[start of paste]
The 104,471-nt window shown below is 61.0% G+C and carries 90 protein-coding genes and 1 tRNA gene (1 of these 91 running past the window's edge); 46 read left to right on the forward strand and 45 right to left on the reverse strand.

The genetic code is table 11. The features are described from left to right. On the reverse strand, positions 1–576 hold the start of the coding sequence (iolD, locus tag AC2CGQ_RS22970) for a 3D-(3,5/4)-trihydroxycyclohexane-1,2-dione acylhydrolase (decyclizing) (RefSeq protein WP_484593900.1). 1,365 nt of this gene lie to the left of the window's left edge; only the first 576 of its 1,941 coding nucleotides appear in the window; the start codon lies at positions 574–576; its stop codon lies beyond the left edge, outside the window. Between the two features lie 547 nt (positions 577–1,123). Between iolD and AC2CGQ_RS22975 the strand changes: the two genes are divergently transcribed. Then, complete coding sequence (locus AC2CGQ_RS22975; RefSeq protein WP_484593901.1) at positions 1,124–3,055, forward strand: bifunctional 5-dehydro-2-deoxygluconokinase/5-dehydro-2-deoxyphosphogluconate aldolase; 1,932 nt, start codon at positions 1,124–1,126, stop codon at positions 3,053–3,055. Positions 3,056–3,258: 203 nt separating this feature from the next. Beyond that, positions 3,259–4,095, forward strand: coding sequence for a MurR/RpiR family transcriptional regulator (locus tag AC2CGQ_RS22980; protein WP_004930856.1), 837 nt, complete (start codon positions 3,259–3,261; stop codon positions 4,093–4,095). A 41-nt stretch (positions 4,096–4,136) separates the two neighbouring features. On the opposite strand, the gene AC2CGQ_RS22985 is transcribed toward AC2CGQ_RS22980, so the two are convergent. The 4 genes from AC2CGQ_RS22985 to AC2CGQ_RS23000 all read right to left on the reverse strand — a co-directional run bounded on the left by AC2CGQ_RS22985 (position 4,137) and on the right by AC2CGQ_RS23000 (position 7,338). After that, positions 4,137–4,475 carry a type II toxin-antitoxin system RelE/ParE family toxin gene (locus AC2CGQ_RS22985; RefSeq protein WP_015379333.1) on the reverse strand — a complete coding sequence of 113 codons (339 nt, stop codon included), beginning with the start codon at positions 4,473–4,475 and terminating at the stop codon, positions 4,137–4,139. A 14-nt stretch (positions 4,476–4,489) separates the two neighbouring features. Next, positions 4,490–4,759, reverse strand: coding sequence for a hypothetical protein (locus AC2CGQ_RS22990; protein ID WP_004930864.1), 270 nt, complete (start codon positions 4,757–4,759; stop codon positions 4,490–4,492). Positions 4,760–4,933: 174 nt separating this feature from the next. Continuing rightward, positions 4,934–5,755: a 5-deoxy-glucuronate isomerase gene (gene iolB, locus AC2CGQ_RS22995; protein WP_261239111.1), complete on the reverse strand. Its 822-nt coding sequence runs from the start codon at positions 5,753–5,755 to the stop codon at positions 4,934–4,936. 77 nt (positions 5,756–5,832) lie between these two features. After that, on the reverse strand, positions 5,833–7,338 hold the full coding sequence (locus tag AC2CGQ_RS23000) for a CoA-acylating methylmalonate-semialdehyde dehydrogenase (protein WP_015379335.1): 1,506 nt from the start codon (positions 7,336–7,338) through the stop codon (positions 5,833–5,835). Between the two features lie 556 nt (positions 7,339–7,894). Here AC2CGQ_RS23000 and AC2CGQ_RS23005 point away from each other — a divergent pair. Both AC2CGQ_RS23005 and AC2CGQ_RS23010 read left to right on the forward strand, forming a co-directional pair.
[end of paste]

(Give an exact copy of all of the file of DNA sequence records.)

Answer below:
The 104,471-nt window shown below is 61.0% G+C and carries 90 protein-coding genes and 1 tRNA gene (1 of these 91 running past the window's edge); 46 read left to right on the forward strand and 45 right to left on the reverse strand.

The genetic code is table 11. The features are described from left to right. On the reverse strand, positions 1–576 hold the start of the coding sequence (iolD, locus tag AC2CGQ_RS22970) for a 3D-(3,5/4)-trihydroxycyclohexane-1,2-dione acylhydrolase (decyclizing) (RefSeq protein WP_484593900.1). 1,365 nt of this gene lie to the left of the window's left edge; only the first 576 of its 1,941 coding nucleotides appear in the window; the start codon lies at positions 574–576; its stop codon lies beyond the left edge, outside the window. Between the two features lie 547 nt (positions 577–1,123). Between iolD and AC2CGQ_RS22975 the strand changes: the two genes are divergently transcribed. Then, complete coding sequence (locus AC2CGQ_RS22975; RefSeq protein WP_484593901.1) at positions 1,124–3,055, forward strand: bifunctional 5-dehydro-2-deoxygluconokinase/5-dehydro-2-deoxyphosphogluconate aldolase; 1,932 nt, start codon at positions 1,124–1,126, stop codon at positions 3,053–3,055. Positions 3,056–3,258: 203 nt separating this feature from the next. Beyond that, positions 3,259–4,095, forward strand: coding sequence for a MurR/RpiR family transcriptional regulator (locus tag AC2CGQ_RS22980; protein WP_004930856.1), 837 nt, complete (start codon positions 3,259–3,261; stop codon positions 4,093–4,095). A 41-nt stretch (positions 4,096–4,136) separates the two neighbouring features. On the opposite strand, the gene AC2CGQ_RS22985 is transcribed toward AC2CGQ_RS22980, so the two are convergent. The 4 genes from AC2CGQ_RS22985 to AC2CGQ_RS23000 all read right to left on the reverse strand — a co-directional run bounded on the left by AC2CGQ_RS22985 (position 4,137) and on the right by AC2CGQ_RS23000 (position 7,338). After that, positions 4,137–4,475 carry a type II toxin-antitoxin system RelE/ParE family toxin gene (locus AC2CGQ_RS22985; RefSeq protein WP_015379333.1) on the reverse strand — a complete coding sequence of 113 codons (339 nt, stop codon included), beginning with the start codon at positions 4,473–4,475 and terminating at the stop codon, positions 4,137–4,139. A 14-nt stretch (positions 4,476–4,489) separates the two neighbouring features. Next, positions 4,490–4,759, reverse strand: coding sequence for a hypothetical protein (locus AC2CGQ_RS22990; protein ID WP_004930864.1), 270 nt, complete (start codon positions 4,757–4,759; stop codon positions 4,490–4,492). Positions 4,760–4,933: 174 nt separating this feature from the next. Continuing rightward, positions 4,934–5,755: a 5-deoxy-glucuronate isomerase gene (gene iolB, locus AC2CGQ_RS22995; protein WP_261239111.1), complete on the reverse strand. Its 822-nt coding sequence runs from the start codon at positions 5,753–5,755 to the stop codon at positions 4,934–4,936. 77 nt (positions 5,756–5,832) lie between these two features. After that, on the reverse strand, positions 5,833–7,338 hold the full coding sequence (locus tag AC2CGQ_RS23000) for a CoA-acylating methylmalonate-semialdehyde dehydrogenase (protein WP_015379335.1): 1,506 nt from the start codon (positions 7,336–7,338) through the stop codon (positions 5,833–5,835). Between the two features lie 556 nt (positions 7,339–7,894). Here AC2CGQ_RS23000 and AC2CGQ_RS23005 point away from each other — a divergent pair. Both AC2CGQ_RS23005 and AC2CGQ_RS23010 read left to right on the forward strand, forming a co-directional pair.